Deep in his underground lair, Duke Erebus plots to enslave humanity, while Rictus, the deadly clown, wants to make the planet die laughing. From the cold depths of space come alien threats; from ancient Atlantis rise deadly sea monsters, and from beneath the earth comes an army of mole-people. Who can save Justice City from certain destruction?

They soar above the skyline; they swing and leap from the towers; they run in the streets; they spring from the alleyways. With great power comes tight spandex, it seems, because the superheroes are here!

Heroes and villains alike are now available as paper miniatures for your gaming pleasure. If you like swatting surly thugs with telephone poles, getting undressed in public phone booths, and seeing your chest-logo shining on the swollen darkness of an overcast sky, welcome to Justice City! Illustrated by talented artist T. Jordan Peacock, Justice City is a complete set of Sparks: paper miniatures in font form!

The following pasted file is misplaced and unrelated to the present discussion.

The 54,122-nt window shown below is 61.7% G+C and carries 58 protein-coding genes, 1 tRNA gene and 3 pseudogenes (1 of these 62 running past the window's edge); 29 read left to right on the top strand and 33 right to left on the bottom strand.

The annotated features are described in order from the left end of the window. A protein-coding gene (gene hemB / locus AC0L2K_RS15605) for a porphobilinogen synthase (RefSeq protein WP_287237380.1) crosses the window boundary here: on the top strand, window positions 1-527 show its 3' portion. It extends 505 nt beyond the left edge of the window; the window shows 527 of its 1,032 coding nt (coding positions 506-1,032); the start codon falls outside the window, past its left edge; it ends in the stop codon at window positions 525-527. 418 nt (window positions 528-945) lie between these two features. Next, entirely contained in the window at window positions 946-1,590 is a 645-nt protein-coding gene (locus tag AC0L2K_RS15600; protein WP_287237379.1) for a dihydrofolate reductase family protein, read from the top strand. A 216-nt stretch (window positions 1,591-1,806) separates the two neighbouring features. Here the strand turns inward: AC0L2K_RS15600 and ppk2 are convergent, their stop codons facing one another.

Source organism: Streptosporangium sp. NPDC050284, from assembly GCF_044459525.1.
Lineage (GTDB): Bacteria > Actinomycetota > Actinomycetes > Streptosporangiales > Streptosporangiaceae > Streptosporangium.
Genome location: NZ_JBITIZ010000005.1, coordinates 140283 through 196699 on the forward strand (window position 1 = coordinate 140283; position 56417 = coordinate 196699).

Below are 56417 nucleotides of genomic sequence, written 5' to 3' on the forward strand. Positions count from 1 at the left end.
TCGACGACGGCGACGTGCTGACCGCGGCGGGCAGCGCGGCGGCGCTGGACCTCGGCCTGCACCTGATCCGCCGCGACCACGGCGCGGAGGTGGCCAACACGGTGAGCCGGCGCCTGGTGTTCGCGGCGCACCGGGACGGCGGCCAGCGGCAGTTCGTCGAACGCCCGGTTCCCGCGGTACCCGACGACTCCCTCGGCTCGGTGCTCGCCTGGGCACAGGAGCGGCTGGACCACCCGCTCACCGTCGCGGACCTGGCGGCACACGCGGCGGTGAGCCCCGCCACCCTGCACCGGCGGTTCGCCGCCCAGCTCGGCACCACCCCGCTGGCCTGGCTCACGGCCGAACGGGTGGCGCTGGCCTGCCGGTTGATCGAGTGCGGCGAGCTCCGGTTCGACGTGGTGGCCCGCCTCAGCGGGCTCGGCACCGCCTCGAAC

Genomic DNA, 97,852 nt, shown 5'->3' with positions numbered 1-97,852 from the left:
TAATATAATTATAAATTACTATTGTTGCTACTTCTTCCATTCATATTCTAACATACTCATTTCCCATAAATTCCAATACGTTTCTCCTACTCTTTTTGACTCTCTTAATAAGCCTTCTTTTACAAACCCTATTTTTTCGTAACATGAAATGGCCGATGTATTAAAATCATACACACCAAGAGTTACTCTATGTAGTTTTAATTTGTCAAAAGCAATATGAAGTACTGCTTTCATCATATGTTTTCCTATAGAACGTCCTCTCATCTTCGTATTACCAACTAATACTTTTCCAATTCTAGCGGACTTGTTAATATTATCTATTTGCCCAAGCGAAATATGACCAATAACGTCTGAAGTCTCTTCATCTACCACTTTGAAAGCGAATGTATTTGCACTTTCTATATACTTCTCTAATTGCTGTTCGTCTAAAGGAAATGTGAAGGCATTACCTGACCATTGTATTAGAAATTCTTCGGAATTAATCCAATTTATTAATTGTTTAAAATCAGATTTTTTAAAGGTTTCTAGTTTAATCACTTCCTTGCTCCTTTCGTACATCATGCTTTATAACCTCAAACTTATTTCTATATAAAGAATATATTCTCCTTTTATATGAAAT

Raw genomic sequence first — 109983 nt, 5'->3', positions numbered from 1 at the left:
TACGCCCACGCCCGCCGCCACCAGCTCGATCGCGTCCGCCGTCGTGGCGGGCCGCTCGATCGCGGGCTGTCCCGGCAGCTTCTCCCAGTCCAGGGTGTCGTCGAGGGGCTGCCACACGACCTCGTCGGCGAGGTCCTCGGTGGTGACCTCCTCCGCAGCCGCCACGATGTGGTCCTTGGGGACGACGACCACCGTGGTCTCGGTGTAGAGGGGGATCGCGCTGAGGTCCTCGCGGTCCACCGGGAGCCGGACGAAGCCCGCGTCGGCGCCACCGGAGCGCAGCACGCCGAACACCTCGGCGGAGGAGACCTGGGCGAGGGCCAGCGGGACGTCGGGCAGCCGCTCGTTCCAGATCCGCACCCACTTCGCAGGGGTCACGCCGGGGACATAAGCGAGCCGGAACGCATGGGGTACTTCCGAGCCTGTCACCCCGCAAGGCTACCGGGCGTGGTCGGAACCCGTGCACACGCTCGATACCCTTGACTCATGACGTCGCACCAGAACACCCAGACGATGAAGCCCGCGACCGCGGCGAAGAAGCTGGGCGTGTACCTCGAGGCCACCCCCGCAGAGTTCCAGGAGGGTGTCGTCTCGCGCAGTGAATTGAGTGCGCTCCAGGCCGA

Want to see what Sparks are like? Download and enjoy the Sparks: Free For All set at no charge! It includes Sparks from several of our earlier sets, to prepare you for what you'll find in this one! Give it a test drive, and you'll like what you see!

  • Angelique (A/a): The Archangel Gabriel was wandering nightclubs, stricken with amnesia and nearly glowing with deadly gamma rays. When Angelique tried to help him, he bit. Now, she can fly, glow with heavenly radiance, dance on pins, and show people what the world would be like without them.
  • Autumn (B/b): She's a confused teenage superhero with a constantly-growing set of elemental powers . . . Her swirls of dead leaves can surround her in a brisk, icy wall, confuse and blind opponents, and clutter enemy lawns.
  • The Rook (C/c): He can withstand the glare of the sun, barrel through a stone barrier four meters thick, and run at six times the speed of a cheetah . . . he just can't turn once he gets going at full speed, so his buddies in the Union of Heroes call him "Rook." He likes to add the "the." Sometimes.